MoCA, ACE-R, and MMSE Versus the National Institute of Neurological Disorders and Stroke–Canadian Stroke Network Vascular Cognitive Impairment Harmonization Standards Neuropsychological Battery After TIA and Stroke
Background and Purpose—The Montreal Cognitive Assessment (MoCA) and Addenbrooke's Cognitive Examination–Revised (ACE-R) are proposed as short cognitive tests for use after stroke, but there are few published validations against a neuropsychological battery. We studied the relationship between MoCA, ACE-R, Mini-Mental State Examination (MMSE) and mild cognitive impairment (MCI) in patients with cerebrovascular disease and mild cognitive impairment (MCI).
Methods—One hundred consecutive non-institutionalized patients had the MMSE, MoCA, ACE-R, and National Institute of Neurological Disorders and Stroke–Canadian Stroke Network Vascular Cognitive Impairment Harmonization Standards Neuropsychological Battery ≥1 year after transient ischemic attack or stroke in a population-based study. MCI was diagnosed using modified Petersen criteria in which subjective cognitive complaint is not required (equivalent to cognitive impairment–no dementia) and subtyped by number and type of cognitive domains affected.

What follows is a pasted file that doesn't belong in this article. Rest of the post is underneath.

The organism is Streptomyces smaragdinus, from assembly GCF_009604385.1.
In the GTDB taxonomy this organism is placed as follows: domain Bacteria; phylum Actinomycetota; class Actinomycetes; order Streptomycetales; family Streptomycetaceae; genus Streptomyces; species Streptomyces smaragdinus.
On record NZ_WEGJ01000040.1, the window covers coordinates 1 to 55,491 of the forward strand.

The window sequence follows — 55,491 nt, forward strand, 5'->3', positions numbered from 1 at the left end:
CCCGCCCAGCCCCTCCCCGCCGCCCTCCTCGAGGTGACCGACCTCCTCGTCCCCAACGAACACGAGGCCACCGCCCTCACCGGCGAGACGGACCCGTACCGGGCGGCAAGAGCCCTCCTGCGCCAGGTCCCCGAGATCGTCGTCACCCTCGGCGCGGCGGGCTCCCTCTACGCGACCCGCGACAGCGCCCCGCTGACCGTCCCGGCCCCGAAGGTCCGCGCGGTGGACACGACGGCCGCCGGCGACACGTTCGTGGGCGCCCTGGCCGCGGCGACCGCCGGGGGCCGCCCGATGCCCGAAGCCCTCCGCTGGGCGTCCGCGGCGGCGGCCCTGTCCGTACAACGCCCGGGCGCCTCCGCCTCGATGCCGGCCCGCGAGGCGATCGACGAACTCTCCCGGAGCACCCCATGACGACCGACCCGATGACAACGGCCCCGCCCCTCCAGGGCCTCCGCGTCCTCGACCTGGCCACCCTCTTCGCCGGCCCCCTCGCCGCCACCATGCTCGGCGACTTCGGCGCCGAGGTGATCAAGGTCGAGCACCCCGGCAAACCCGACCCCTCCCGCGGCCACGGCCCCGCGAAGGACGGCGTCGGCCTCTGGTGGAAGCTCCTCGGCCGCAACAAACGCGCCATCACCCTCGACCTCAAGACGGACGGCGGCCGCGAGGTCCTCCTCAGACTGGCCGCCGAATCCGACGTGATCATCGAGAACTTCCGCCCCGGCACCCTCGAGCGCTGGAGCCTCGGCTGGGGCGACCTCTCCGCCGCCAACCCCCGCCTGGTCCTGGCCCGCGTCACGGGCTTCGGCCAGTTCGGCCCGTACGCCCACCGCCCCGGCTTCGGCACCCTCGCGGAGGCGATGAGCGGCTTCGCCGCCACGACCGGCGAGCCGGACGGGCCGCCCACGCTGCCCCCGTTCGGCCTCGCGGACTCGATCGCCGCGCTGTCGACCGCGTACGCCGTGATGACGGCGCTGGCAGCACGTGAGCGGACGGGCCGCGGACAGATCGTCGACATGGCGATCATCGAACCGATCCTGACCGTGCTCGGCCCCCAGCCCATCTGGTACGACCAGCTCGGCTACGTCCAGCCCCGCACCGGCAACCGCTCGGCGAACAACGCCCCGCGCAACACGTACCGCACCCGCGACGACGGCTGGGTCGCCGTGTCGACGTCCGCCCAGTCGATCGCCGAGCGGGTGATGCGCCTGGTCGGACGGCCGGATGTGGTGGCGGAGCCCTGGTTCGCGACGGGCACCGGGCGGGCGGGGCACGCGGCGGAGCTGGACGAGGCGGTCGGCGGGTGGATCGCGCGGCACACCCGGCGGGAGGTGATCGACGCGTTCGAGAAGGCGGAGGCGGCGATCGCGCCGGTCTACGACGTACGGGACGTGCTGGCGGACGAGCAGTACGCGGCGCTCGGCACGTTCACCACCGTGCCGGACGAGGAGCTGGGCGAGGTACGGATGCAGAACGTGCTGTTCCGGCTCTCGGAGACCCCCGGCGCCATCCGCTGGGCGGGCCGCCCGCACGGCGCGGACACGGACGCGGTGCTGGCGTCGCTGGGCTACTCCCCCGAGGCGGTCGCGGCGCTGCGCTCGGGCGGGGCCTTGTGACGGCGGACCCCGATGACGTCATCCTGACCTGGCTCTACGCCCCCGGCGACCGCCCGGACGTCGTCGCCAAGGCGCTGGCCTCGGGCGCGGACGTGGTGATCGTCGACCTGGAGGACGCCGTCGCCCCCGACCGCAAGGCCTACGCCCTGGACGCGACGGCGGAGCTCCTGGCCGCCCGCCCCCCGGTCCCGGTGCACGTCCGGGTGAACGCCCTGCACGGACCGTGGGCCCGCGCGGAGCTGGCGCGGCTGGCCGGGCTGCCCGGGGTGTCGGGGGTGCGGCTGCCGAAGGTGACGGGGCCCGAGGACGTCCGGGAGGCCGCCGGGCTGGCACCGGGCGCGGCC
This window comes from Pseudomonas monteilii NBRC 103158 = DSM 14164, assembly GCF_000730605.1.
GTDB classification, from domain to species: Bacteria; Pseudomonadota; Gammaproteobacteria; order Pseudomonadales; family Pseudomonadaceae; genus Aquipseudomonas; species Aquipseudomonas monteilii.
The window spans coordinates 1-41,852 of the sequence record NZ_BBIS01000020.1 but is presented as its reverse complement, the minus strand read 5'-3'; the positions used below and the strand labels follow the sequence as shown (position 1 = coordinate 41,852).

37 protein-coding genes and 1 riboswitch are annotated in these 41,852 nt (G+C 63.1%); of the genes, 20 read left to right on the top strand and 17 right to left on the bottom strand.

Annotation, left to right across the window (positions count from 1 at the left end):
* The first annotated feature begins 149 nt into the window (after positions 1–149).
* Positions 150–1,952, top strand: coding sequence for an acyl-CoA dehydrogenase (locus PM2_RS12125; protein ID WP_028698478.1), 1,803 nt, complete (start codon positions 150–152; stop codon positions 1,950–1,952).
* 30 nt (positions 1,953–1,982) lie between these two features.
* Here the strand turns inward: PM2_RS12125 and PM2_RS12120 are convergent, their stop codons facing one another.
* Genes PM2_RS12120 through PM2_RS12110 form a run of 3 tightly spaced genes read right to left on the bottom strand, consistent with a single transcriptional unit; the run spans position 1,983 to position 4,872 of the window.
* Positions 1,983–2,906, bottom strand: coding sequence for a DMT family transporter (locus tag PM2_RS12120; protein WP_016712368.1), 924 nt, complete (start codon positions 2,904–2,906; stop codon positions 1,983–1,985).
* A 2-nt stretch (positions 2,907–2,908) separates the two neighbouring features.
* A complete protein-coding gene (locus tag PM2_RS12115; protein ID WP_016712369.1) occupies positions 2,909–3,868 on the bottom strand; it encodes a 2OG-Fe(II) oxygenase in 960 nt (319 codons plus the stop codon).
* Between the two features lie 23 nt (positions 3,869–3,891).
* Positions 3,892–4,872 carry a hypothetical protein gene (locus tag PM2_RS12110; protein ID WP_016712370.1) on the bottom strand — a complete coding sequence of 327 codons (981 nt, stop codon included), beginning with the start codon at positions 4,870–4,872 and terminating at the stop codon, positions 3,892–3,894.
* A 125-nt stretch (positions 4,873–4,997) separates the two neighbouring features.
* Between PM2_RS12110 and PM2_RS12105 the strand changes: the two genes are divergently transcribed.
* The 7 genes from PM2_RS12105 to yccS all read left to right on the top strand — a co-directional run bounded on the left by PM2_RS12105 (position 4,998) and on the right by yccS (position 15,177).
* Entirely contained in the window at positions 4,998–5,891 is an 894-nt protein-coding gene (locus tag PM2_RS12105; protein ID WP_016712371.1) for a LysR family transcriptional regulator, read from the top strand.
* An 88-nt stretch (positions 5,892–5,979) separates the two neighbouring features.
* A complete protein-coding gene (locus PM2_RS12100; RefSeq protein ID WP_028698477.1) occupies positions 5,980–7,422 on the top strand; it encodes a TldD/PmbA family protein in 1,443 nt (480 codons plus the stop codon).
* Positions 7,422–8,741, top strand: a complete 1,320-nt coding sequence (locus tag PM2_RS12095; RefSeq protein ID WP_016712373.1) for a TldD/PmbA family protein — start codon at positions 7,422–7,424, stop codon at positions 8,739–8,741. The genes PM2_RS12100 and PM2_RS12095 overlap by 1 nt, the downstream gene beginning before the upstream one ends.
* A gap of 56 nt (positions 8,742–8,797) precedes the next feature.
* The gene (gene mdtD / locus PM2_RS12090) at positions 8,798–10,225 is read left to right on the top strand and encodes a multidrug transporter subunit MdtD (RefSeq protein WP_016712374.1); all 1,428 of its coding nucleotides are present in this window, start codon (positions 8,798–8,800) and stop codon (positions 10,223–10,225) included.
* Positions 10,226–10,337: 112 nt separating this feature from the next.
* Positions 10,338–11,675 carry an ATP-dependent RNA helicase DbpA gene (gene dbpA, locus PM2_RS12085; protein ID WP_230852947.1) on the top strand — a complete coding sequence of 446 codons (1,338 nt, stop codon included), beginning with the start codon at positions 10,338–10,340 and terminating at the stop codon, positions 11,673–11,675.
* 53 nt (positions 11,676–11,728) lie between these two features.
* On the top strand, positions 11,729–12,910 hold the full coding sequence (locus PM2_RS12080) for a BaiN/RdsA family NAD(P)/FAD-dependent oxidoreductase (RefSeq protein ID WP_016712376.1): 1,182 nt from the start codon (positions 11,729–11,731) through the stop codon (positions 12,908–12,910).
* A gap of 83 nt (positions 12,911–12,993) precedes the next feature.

Results—Among 91 nondemented subjects completing neuropsychological testing (mean/SD age, 73.4/11.6 years; 44% female; 56% stroke), 39 (42%) had MCI (amnestic multiple domain=10, nonamnestic multiple domain=9, nonamnestic single domain=19, amnestic single domain=1). Sensitivity and specificity for MCI were optimal with MoCA <25 (sensitivity=77%, specificity=83%) and ACE-R <94 (sensitivity=83%, specificity=73%). Both tests detected amnestic MCI better than nonamnestic single-domain impairment. MMSE only achieved sensitivity >70% at a cutoff of <29, mainly due to relative insensitivity to single-domain impairment.
Conclusions—The MoCA and ACE-R had good sensitivity and specificity for MCI defined using the Neurological Disorders and Stroke–Canadian Stroke Network Vascular Cognitive Impairment Battery ≥1 year after transient ischemic attack and stroke, whereas the MMSE showed a ceiling effect. However, optimal cutoffs will depend on use for screening (high sensitivity) or diagnosis (high specificity). Lack of timed measures of processing speed may explain the relative insensitivity of the MoCA and ACE-R to single nonmemory domain impairment.
Stroke doubles the risk of dementia in epidemiological studies and rates of dementia in the first year after stroke are high particularly after recurrent stroke.1,2 Mild cognitive impairment (MCI) is also common after stroke and is associated with increased risk of dementia.1,3,4 However, lengthy neuropsychological batteries are often not feasible in routine practice or large-scale studies and there is thus a need for short tests of cognition that are sensitive to MCI and to the frontal/executive deficits that are prominent in vascular cognitive impairment.